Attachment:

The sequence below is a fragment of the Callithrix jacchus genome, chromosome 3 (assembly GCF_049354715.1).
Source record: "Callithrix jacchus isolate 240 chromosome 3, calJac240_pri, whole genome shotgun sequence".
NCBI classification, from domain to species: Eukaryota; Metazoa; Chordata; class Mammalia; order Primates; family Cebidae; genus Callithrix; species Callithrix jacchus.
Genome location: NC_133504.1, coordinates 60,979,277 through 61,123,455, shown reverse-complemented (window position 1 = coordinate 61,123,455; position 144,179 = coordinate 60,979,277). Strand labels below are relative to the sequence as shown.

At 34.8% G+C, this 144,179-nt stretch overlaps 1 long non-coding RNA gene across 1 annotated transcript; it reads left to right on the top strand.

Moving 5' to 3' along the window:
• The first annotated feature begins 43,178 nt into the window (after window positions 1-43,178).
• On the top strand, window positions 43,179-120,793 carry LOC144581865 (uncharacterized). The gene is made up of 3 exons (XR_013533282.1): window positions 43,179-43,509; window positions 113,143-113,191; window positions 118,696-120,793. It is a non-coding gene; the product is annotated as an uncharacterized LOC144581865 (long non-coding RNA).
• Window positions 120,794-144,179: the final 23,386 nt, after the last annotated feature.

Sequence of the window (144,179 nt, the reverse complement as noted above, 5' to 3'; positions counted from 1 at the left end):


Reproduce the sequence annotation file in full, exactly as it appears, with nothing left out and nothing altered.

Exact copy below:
The sequence below is a fragment of the Callithrix jacchus genome, chromosome 3 (assembly GCF_049354715.1).
Source record: "Callithrix jacchus isolate 240 chromosome 3, calJac240_pri, whole genome shotgun sequence".
NCBI classification, from domain to species: Eukaryota; Metazoa; Chordata; class Mammalia; order Primates; family Cebidae; genus Callithrix; species Callithrix jacchus.
Genome location: NC_133504.1, coordinates 60,979,277 through 61,123,455, shown reverse-complemented (window position 1 = coordinate 61,123,455; position 144,179 = coordinate 60,979,277). Strand labels below are relative to the sequence as shown.

At 34.8% G+C, this 144,179-nt stretch overlaps 1 long non-coding RNA gene across 1 annotated transcript; it reads left to right on the top strand.

Moving 5' to 3' along the window:
• The first annotated feature begins 43,178 nt into the window (after window positions 1-43,178).
• On the top strand, window positions 43,179-120,793 carry LOC144581865 (uncharacterized). The gene is made up of 3 exons (XR_013533282.1): window positions 43,179-43,509; window positions 113,143-113,191; window positions 118,696-120,793. It is a non-coding gene; the product is annotated as an uncharacterized LOC144581865 (long non-coding RNA).
• Window positions 120,794-144,179: the final 23,386 nt, after the last annotated feature.

Sequence of the window (144,179 nt, the reverse complement as noted above, 5' to 3'; positions counted from 1 at the left end):